Situations where predictive models can be beneficial in delivering value:

  • Processes that require a large number of similar decisions.
  • Where the outcomes have a significant impact, i.e., where there’s a lot at stake in terms of money or lives.
  • Where abundant information in the form of electronic data is available on which to base decisions and measure outcomes.
  • Where it’s possible to insert a model calculation into the actual business process, either to automate decisions or to support decision-makers.

While it may not be possible to reduce all preventable accidents, reducing the number by half would yield substantial cost savings as well as fewer injuries and fatalities on the road. Modifying driver behavior is one solution to not only cut down on preventable accidents, but also the associated costs.

Since fleet managers have the responsibility of ensuring driver safety, to have the capability to not only monitor risky behaviors and improve them over time but to be able to predict a potential accident before it occurs and prevent it from happening would be paramount in making a significant reduction to this risk. This is when predictive analytics comes into play.

How Predictive Analytics Can Help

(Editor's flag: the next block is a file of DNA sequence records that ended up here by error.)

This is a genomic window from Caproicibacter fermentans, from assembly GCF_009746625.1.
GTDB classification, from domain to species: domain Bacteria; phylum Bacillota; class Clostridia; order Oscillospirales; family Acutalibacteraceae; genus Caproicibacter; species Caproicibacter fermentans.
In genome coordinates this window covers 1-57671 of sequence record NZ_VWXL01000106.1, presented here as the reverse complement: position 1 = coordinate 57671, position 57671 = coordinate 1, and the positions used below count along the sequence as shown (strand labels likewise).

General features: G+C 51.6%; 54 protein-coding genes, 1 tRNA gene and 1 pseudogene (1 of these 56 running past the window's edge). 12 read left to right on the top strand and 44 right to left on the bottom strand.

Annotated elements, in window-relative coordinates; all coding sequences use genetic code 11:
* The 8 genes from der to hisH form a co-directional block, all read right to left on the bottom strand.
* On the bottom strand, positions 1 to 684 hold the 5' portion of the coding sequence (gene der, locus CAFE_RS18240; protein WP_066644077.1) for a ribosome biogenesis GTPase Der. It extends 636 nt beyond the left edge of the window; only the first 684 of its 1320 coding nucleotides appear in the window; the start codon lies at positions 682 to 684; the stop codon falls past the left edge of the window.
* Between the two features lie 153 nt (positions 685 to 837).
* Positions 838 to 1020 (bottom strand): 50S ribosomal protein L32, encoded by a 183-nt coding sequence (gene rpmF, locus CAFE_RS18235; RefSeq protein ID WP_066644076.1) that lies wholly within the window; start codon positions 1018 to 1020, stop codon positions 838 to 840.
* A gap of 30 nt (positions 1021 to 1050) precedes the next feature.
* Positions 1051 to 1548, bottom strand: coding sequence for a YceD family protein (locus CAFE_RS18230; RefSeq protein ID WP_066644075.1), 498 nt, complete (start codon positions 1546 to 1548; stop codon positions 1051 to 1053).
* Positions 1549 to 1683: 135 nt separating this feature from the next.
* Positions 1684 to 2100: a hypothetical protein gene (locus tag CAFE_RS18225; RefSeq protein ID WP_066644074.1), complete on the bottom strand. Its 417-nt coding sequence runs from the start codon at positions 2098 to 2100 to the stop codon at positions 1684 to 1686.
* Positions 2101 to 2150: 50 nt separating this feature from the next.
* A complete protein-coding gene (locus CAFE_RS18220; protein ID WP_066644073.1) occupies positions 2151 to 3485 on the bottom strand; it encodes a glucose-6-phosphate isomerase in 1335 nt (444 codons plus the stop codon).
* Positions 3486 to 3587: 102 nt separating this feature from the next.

Through telematics and other data, predictive models make it possible for fleets to make more educated decisions with less expense — it provides support for decisions, making them more efficient and effective, or in some cases, can be used to automate an entire decision-making process. Considered the most revolutionary technological step of the “Big Data” era, predictive analytics has quickly become one of the most advanced forms of customized risk management.

Predictive analytics is ideal for risky driving analysis, for example. The challenge with identifying high-risk drivers is the most transparent records such as driving records, traffic violations, and accident reports, and may not always indicate a driver with the highest potential risk. Armed with information on driving behaviors through telematics data, companies can put drivers in safety training programs tailored to their risky driving behaviors before a collision occurs. Information about a driver’s behavior can also be used to determine how likely an individual is to be involved in an accident as well as the costs associated with that risk.

Outside of safety, by leveraging and analyzing data to provide insights into vehicle and equipment usage, driver behavior, and fleet productivity schedules, fleet managers can discover various areas where cost efficiency can be applied. This includes preventive maintenance, which can greatly contribute to cost cutting and increased productivity. Trending out maintenance data creates the opportunity to predict component failure, and provide real-time transactional repair costs, helping fleets to shape best-in-class maintenance policies and procedures.

Looking at information such as past usage, maintenance and overall total cost of ownership, fleets can also use predictive analytics for vehicle procurement strategies.